With each advance, the semaphore, the telegraph, radio, the telephone, television, and finally cell phones and wireless communication, the world got smaller and faster and more complicated. Our access to information grew exponentially. It became, per Gleick’s title, a flood.
[Cue the John Naisbitt quote: “We are drowning in information, but we are starved for knowledge.”]
It’s chapter seven, Information Theory, where Gleick really digs into the main topic. This, to a great extent, is about the legacy of Claude Shannon.
Many found a key tenant hard to accept: Information is not meaning. Shannon was explicit that his work completely ignores meaning. What the bits mean isn’t relevant to their successful transmission or storage.
Information theory includes the study of entropy, randomness, and complexity, which are all related but different. As mentioned above, the idea of logical depth is also necessary when we consider potential meaning.
I found nearly all of this engaging and worthwhile. (I did skim some of his digressions, though.)
The last chapters get into such topics as Wikipedia (which Gleick casts as a real-life Library of Babel — there are some parallels, but I’m not sure I entirely agree) and our passion for instant news. I found these chapters slightly less engaging, but still interesting.
One aside: Gleick mentions namespaces, which are very familiar to programmers. It’s the idea that, within some context, names must be unique. Gleick points out that (and I love this), rock bands, for instance, comprise a namespace. Boston might be the name of a city or a chowder, but in the rock music namespace, it’s a band. Other namespaces include brand names, baseball teams, and cities.
The final chapter, Epilogue, as I mentioned, didn’t do much for me. I couldn’t decide if he was making an ever thus claim or saying things have indeed become a bit of a mess. Reading the book I was struck by what felt like ever thus as written, but what I kept getting was that maybe those complaints were real and we’ve been sliding into a mess all this time.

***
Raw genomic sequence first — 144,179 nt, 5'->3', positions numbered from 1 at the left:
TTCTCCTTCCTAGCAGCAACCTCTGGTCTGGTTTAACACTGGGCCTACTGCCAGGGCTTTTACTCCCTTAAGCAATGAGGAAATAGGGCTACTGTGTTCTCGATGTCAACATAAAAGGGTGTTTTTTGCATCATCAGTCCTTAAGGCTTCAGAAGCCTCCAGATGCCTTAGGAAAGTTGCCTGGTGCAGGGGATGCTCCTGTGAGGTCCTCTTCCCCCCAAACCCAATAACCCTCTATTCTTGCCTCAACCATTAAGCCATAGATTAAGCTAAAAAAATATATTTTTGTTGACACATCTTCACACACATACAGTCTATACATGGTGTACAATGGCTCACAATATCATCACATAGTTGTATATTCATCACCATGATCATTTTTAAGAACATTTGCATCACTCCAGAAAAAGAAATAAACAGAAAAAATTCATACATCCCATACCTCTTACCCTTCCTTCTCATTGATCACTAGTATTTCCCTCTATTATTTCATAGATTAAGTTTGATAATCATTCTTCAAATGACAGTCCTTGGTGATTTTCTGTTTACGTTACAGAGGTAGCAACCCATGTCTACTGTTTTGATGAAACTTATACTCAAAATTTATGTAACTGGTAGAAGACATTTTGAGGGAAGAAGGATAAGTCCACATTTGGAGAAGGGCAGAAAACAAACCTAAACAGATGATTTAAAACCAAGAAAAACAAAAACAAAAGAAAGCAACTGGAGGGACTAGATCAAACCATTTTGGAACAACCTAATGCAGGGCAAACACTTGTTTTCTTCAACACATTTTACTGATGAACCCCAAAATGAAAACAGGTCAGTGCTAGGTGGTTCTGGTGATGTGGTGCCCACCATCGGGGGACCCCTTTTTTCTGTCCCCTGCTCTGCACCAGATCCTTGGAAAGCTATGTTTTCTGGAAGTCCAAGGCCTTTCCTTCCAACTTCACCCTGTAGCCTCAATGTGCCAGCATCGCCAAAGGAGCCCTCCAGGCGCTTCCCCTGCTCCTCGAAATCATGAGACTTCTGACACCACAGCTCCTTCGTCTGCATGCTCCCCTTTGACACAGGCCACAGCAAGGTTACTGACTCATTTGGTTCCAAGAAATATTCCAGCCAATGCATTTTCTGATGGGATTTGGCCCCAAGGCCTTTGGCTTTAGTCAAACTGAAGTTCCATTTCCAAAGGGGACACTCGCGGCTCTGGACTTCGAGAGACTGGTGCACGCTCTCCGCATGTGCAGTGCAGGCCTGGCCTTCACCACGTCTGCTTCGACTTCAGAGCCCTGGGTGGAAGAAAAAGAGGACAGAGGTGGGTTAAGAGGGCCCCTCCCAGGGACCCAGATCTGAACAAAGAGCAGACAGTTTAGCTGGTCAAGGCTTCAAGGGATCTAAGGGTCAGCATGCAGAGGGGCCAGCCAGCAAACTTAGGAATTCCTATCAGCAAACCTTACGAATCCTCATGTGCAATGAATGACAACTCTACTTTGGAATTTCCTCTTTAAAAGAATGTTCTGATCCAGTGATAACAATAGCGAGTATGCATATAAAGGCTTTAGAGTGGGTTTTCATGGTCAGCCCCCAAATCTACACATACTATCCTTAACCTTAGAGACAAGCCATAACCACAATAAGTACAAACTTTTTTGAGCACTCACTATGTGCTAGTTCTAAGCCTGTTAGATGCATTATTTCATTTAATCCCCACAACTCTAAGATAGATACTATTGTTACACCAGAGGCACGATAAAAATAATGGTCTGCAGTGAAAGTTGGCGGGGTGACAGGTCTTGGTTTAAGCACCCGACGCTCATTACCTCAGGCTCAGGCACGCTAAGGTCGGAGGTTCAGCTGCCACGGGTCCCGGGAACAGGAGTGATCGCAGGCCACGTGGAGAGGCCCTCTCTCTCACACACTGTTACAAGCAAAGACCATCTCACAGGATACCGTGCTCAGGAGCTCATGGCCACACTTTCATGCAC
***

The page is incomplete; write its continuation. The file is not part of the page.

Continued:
I’ve been making that argument for over 40 years. Exhibit A, of course, is POTUS#45 and his 70+ million cultists. I’ve never been less happy about being right.
The thing about a flood is that it can’t be managed. The more information we have access to, the harder it is to find any one piece (and even harder to find accurate pieces).
I do wonder if modern life has gotten to be too much for many people to process. I wonder if our culture has, on average, outstripped our minds.
All in all, I don’t think I’m a James Gleick fan. His first books are about chaos, which I am interested in, but they’re decades out of date now (1987 and 1990).
While I do seem to be finding history a bit more interesting lately (I really enjoyed Einstein’s Dice and Schrödinger’s Cat), I just don’t care for his wide net. That’s totally on me; others may find it far more engaging; I find it unfocused.
But, still, overall I enjoyed this one and would recommend it to those interested in the topic. Some parts of it I enjoyed quite a bit.
Stay historical, my friends! Go forth and spread beauty and light.